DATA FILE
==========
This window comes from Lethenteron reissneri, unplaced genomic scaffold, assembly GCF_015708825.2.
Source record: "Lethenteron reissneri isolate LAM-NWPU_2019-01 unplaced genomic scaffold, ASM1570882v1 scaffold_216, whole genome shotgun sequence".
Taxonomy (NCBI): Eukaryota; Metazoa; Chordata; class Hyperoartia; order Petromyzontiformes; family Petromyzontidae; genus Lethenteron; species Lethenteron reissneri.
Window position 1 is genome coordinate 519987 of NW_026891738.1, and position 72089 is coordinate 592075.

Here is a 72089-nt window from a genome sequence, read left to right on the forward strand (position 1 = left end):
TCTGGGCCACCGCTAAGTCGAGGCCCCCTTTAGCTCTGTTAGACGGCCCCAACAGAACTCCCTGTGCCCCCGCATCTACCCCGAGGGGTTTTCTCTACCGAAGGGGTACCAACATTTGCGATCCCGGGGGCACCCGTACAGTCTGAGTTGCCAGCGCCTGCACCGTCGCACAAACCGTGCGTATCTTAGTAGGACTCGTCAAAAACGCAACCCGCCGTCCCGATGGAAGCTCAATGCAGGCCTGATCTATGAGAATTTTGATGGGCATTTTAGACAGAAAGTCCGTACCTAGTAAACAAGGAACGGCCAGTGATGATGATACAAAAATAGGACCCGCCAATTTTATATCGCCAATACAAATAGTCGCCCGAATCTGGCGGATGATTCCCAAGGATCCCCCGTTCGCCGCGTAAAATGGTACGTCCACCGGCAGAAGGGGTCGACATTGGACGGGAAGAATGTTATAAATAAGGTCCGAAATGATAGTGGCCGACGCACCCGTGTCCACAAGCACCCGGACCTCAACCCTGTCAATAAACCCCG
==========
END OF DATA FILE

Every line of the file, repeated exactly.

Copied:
This window comes from Lethenteron reissneri, unplaced genomic scaffold, assembly GCF_015708825.2.
Source record: "Lethenteron reissneri isolate LAM-NWPU_2019-01 unplaced genomic scaffold, ASM1570882v1 scaffold_216, whole genome shotgun sequence".
Taxonomy (NCBI): Eukaryota; Metazoa; Chordata; class Hyperoartia; order Petromyzontiformes; family Petromyzontidae; genus Lethenteron; species Lethenteron reissneri.
Window position 1 is genome coordinate 519987 of NW_026891738.1, and position 72089 is coordinate 592075.

Here is a 72089-nt window from a genome sequence, read left to right on the forward strand (position 1 = left end):
TCTGGGCCACCGCTAAGTCGAGGCCCCCTTTAGCTCTGTTAGACGGCCCCAACAGAACTCCCTGTGCCCCCGCATCTACCCCGAGGGGTTTTCTCTACCGAAGGGGTACCAACATTTGCGATCCCGGGGGCACCCGTACAGTCTGAGTTGCCAGCGCCTGCACCGTCGCACAAACCGTGCGTATCTTAGTAGGACTCGTCAAAAACGCAACCCGCCGTCCCGATGGAAGCTCAATGCAGGCCTGATCTATGAGAATTTTGATGGGCATTTTAGACAGAAAGTCCGTACCTAGTAAACAAGGAACGGCCAGTGATGATGATACAAAAATAGGACCCGCCAATTTTATATCGCCAATACAAATAGTCGCCCGAATCTGGCGGATGATTCCCAAGGATCCCCCGTTCGCCGCGTAAAATGGTACGTCCACCGGCAGAAGGGGTCGACATTGGACGGGAAGAATGTTATAAATAAGGTCCGAAATGATAGTGGCCGACGCACCCGTGTCCACAAGCACCCGGACCTCAACCCTGTCAATAAACCCCG